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‘Dear Edward’: The True Story That Inspired Apple TV’s New Hit Series

Colin O'Brien as Edward and Taylor Schilling as Lacey in Dear Edward

Dear Edward arrived on Apple TV+ on February 3 and is gearing up to take viewers on an emotional ride. The series is based on the novel of the same name by Ann Napolitano and follows the story of Edward Adler (Colin O’Brien), a 12-year-old boy who becomes the sole survivor of a plane crash that claims the lives of his entire family, including his beloved big brother Jordan (Maxwell Jenkins). Edward goes to live with his Aunt Lacey (Taylor Schilling) and Uncle John (Carter Hudson) and soon begins receiving letters from people around the world who are inspired by his miraculous tale.

In addition to following Edward’s journey through grief as he navigates life without his family, both the book and show also explore the lives of others who lost loved ones in the plane crash. Meanwhile, as Lacey tries to support her orphaned nephew, she is also struggling with infertility and coping with the loss of her sister. In the first three episodes of Dear Edward, the characters have already begun connecting through support groups and aiding one another in the healing process.

In the show, people are drawn to Edward and begin writing him letters because, as his uncle states, “he survived.” Viewers may also find themselves drawn to this miraculous tale, leading them to wonder if it’s based on a true story.

Is Dear Edward based on a true story?

'Dear Edward' book cover
(Dial Press)

Part of what makes Dear Edward so intriguing is that it is inspired by a true story. Author Napolitano revealed that her book was inspired by the story of Ruben van Assouw. Ruben was a nine-year-old passenger aboard Afriqiyah Airways Flight 771 on May 12, 2010. Tragically, the plane crashed less than one mile from the runway of the Tripoli International Airport. Of the 104 passengers and crew on the plane, 103 were killed in the crash. Young Ruben was the sole survivor. Sadly, like Edward, Ruben lost his mother, father, and older brother in the plane crash. After recovering from some non-life-threatening injuries, he returned to the Netherlands to live with his aunt and uncle.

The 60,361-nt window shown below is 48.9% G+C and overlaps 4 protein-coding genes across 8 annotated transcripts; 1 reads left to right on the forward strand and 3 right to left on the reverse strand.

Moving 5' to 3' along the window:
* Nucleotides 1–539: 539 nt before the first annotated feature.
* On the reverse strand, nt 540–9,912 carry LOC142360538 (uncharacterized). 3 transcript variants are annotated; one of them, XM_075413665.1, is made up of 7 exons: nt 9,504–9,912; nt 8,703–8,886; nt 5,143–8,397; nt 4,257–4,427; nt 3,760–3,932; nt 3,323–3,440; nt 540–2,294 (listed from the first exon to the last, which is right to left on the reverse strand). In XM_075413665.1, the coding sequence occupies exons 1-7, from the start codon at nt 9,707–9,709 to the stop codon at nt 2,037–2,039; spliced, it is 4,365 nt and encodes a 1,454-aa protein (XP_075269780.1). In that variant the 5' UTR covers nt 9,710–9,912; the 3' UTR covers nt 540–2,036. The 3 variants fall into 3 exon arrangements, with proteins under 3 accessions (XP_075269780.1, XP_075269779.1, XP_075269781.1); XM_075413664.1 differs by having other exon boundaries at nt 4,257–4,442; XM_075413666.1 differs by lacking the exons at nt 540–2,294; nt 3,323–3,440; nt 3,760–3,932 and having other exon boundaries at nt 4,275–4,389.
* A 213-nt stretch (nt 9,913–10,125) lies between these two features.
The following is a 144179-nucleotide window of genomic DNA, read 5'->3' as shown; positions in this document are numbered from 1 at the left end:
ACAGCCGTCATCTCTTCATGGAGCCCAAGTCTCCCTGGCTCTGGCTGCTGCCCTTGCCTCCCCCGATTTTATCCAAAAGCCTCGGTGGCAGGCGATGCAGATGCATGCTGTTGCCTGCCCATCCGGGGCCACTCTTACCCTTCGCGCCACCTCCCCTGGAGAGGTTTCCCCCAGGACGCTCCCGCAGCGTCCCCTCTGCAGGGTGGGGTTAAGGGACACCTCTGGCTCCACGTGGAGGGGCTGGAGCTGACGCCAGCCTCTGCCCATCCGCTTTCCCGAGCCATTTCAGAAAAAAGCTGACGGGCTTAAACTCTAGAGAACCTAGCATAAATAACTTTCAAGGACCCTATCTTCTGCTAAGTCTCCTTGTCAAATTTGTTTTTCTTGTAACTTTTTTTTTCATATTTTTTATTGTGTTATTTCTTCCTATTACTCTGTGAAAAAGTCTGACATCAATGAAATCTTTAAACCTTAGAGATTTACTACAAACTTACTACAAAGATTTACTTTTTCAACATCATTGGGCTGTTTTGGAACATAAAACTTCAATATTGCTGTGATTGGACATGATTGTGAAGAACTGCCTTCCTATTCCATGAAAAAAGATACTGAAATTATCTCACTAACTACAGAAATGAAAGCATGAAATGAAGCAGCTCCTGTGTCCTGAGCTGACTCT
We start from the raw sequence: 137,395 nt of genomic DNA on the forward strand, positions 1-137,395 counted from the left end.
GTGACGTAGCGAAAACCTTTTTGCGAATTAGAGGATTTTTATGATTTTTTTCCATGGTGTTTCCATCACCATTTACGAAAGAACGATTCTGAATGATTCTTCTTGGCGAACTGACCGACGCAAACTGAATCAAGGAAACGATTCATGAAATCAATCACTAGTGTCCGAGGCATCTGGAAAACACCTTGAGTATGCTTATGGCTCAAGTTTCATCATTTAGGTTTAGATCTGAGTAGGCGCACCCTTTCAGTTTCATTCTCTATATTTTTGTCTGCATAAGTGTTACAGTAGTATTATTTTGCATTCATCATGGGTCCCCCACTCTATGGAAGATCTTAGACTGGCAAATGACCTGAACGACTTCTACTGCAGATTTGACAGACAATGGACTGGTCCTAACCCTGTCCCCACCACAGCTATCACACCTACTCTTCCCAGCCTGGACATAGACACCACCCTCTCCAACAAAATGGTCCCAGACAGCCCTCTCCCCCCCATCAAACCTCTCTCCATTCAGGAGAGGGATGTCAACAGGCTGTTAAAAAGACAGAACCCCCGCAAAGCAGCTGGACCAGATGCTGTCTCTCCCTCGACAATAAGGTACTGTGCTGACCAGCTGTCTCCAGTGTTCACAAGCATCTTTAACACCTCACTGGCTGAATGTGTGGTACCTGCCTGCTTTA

Ruben’s whereabouts are not known today. His aunt and uncle have protected his privacy and virtually nothing is known about his life in the Netherlands after the crash. Edward’s life with his aunt and uncle, and the letters he receives from around the world are works of fiction. However, his mother Trudy had a travel blog in which she shared her and her family’s adventures before the crash. Immediately after the crash, many internet users flocked to the blog and left hundreds of comments, the majority of which were messages of condolences and well wishes for Ruben.

In an interview, Napolitano explained hearing Ruben’s story and fearing how he would go on with life after the loss of his family. Since she couldn’t know how his life turned out, she created a story in which a boy in a similar situation did find a way to heal. Napolitano said:

“I think I couldn’t let go [of Ruben’s story] because I was both deeply worried about Ruben and deeply curious about how he could go on after such a terrible tragedy. His aunt and uncle did an amazing job of protecting Ruben’s privacy once he was released from the hospital, but that meant I couldn’t know that he became OK. I had to create a set of circumstances under which a little boy in that situation could believably become a whole person, in spite of – or even because of – what he’d lost. I needed him to be OK, so I had to write my way into believing that was possible.”

(featured image: Apple TV+)

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Rachel Ulatowski is a Freelance Writer, blogger, and aspiring author. As a Freelancer Writer she hopes to give readers the same comfort and enjoyment that she finds in all things nerdy and noteworthy, as a blogger she enjoys snarking on YouTubers and reality stars, and as a future novelist she hopes to raise awareness for child abuse through literature.